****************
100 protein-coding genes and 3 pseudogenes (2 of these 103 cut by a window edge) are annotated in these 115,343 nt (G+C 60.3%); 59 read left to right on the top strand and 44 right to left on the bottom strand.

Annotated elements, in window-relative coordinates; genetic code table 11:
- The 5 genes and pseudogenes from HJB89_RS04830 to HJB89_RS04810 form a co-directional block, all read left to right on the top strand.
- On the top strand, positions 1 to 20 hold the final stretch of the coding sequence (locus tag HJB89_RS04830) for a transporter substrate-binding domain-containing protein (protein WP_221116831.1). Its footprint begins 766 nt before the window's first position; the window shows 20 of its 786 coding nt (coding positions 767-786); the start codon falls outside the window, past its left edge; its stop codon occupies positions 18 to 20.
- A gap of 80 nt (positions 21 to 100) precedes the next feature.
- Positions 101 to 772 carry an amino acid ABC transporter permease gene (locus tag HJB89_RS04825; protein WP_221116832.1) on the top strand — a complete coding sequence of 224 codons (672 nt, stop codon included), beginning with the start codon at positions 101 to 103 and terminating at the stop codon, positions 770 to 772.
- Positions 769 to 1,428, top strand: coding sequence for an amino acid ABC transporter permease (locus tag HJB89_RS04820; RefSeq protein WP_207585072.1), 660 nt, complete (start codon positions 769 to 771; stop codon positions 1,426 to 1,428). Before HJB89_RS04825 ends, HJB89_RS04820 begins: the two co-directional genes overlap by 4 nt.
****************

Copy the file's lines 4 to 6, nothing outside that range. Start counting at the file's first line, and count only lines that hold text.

- On the top strand, positions 1 to 20 hold the final stretch of the coding sequence (locus tag HJB89_RS04830) for a transporter substrate-binding domain-containing protein (protein WP_221116831.1). Its footprint begins 766 nt before the window's first position; the window shows 20 of its 786 coding nt (coding positions 767-786); the start codon falls outside the window, past its left edge; its stop codon occupies positions 18 to 20.
- A gap of 80 nt (positions 21 to 100) precedes the next feature.
- Positions 101 to 772 carry an amino acid ABC transporter permease gene (locus tag HJB89_RS04825; protein WP_221116832.1) on the top strand — a complete coding sequence of 224 codons (672 nt, stop codon included), beginning with the start codon at positions 101 to 103 and terminating at the stop codon, positions 770 to 772.